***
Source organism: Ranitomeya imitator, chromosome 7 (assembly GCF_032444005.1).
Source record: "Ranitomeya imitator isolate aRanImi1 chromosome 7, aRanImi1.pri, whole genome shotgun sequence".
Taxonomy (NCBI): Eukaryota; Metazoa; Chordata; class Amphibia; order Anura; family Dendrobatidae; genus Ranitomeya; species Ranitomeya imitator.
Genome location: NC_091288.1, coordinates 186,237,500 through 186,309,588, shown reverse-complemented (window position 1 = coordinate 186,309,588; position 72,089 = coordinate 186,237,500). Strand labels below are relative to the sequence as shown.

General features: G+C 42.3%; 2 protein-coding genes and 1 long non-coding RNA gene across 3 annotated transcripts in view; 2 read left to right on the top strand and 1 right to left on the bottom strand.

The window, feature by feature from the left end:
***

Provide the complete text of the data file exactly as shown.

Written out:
Source organism: Ranitomeya imitator, chromosome 7 (assembly GCF_032444005.1).
Source record: "Ranitomeya imitator isolate aRanImi1 chromosome 7, aRanImi1.pri, whole genome shotgun sequence".
Taxonomy (NCBI): Eukaryota; Metazoa; Chordata; class Amphibia; order Anura; family Dendrobatidae; genus Ranitomeya; species Ranitomeya imitator.
Genome location: NC_091288.1, coordinates 186,237,500 through 186,309,588, shown reverse-complemented (window position 1 = coordinate 186,309,588; position 72,089 = coordinate 186,237,500). Strand labels below are relative to the sequence as shown.

General features: G+C 42.3%; 2 protein-coding genes and 1 long non-coding RNA gene across 3 annotated transcripts in view; 2 read left to right on the top strand and 1 right to left on the bottom strand.

The window, feature by feature from the left end: